The Hippocampus and Conscious Contents: A Novel Prediction
Hippocampus is generally thought to encode episodic memories but not conscious experiences. This is puzzling, since episodic memories come from conscious episodes in the first place. It would be odd if these twin functions were not linked.
Because the neocortical-thalamic system arose with mammals some 200 million years ago, some kinds of consciousness appear to be evolutionarily ancient. Neurobiologists are increasingly searching for brain homologs and analogs of the C-T system found in mammals. What G. M. Edelman calls “higher level” (symbolic) consciousness would be based on the frontal expansion of the primate brain, giving rise to novel symbolic and language-dependent capacities.
In humans there is no anatomical or physiological barrier between paleocortex and neocortex. We therefore propose, as an hypothesis, that like neocortex, the hippocampal complex helps to specify conscious experiences as well as encoding episodic memories. dGW proposes that any region of neocortex can function as a source or receiving region for conscious experiences. We would therefore add “paleocortex,” including the hippocampus, to “neocortex.” What may be distinctive about the hippocampal complex is its role in encoding and decoding of conscious episodes into widely distributed memory traces. There is direct evidence from brain recordings in the MTL (Panagiotaropoulos et al., 2012), which follow the conscious percept in a binocular rivalry task, rather than the physical stimulus.
This seems to be contradicted by the classical case of patient HM, a rare case of very precise surgical excision of the bilateral MTL, which contains the hippocampal complex. HM appeared to have normal conscious perception, while his episodic memory was lost. HM’s surgery therefore seemed to dissociate conscious perception from memory. HM was studied over a 60-year period and is still an important source of insight.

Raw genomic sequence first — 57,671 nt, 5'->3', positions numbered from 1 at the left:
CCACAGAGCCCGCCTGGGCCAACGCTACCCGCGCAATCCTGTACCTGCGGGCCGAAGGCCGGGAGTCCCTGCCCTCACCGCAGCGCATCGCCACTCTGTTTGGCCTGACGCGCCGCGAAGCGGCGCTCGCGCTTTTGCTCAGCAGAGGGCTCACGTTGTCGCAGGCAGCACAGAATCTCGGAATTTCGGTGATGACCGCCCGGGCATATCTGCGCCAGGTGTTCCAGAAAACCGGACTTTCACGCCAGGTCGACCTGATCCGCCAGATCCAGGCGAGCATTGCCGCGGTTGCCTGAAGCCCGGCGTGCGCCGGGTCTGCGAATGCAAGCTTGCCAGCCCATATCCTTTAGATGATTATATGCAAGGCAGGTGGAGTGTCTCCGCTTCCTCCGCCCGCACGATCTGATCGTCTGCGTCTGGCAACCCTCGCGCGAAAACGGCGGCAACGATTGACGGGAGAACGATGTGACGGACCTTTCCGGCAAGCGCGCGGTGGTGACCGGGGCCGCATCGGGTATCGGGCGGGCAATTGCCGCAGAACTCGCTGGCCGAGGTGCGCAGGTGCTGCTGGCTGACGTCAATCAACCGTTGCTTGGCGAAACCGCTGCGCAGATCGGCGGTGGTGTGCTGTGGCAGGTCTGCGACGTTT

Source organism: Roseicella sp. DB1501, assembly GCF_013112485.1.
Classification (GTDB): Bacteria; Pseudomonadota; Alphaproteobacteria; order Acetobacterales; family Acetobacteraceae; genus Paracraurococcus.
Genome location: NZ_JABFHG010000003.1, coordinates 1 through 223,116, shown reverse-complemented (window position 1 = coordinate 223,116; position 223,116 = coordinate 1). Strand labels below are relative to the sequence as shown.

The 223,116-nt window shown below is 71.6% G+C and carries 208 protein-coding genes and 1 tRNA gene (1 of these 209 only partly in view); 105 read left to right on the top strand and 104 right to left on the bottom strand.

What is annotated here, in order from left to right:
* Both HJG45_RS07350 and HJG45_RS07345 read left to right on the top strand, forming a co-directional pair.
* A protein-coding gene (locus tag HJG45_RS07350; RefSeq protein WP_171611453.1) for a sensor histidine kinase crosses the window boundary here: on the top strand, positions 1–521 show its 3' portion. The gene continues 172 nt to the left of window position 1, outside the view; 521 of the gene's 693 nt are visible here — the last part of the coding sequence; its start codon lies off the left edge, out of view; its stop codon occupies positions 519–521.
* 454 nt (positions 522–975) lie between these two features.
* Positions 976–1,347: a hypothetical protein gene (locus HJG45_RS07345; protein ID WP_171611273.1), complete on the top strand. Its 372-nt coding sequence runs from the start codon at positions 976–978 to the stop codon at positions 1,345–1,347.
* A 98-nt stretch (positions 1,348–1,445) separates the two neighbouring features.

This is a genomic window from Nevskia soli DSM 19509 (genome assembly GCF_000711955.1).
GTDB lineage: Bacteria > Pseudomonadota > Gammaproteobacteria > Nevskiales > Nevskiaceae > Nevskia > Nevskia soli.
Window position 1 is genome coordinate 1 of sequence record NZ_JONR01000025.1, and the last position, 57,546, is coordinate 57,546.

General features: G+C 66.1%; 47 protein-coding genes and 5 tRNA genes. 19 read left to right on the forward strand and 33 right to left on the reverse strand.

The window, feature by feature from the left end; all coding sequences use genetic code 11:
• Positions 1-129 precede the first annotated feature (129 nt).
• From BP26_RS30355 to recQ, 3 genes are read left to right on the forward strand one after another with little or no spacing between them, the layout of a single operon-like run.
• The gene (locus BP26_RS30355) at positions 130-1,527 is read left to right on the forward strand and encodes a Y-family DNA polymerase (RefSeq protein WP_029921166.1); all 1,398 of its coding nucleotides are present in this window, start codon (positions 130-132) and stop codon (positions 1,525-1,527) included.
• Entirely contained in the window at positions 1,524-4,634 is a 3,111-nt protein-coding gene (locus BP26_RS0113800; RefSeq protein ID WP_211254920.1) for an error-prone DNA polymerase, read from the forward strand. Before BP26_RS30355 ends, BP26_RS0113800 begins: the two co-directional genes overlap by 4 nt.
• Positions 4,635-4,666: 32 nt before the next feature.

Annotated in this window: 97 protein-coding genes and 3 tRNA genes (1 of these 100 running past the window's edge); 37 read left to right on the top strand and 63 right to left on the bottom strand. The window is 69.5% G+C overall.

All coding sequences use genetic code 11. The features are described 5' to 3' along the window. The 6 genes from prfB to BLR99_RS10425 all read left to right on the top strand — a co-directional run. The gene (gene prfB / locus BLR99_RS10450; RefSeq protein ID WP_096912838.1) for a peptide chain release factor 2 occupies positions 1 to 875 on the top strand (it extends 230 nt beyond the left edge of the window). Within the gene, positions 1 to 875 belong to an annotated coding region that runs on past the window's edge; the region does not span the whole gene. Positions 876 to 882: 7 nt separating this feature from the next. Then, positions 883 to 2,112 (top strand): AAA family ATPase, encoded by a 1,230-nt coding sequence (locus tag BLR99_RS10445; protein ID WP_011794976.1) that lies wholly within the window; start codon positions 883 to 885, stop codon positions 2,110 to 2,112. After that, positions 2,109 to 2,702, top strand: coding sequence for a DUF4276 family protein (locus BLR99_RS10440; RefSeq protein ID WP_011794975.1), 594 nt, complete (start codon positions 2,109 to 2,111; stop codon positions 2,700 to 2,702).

Cortical impairments are often difficult to interpret functionally, because patients spontaneously reorganize their behavior and cortex to compensate. For example, cutting the corpus callosum destroys about 200 million axons linking the hemispheres, but patients learn to use cross-body arm and eye movements to compensate. Early split brain patients seemed to show no impairments at all; careful experimental tests later on showed the precise nature of their functional losses. A similar debate occurred about the results of prefrontal lobotomy, stroke, minimal brain damage, and the like.
A GW is a functional hub of signal binding and propagation in a population of loosely coupled signaling agents. Neurons and neuronal cell assemblies can be defined as such agents when they respond selectively to input.
Conscious experiences may reflect a GW function in the brain. The brain has many anatomical hubs, but conscious percepts are unitary and internally consistent at any given moment. This suggests that a brain-based GW capacity cannot be limited to only one anatomical hub. Rather, it should be sought in a dynamic and coherent binding capacity – a functional hub – for neural signaling over multiple networks. A number of findings are consistent with the theory.
In humans the C-T complex underlies reportable conscious percepts, concepts, FOK, visual images and executive functions. While subcortical areas are often sometimes proposed to specify conscious contents, the human evidence is slight and disputed. Because cortex and thalamus are interleaved so densely as to constitute a single functional system, we will refer here to the C-T system as a whole. C-T pathways permit constant reentrant signaling, so that multiple spatiotopic maps can sustain or inhibit each other. The daily states of the core are controlled by basal brain nuclei.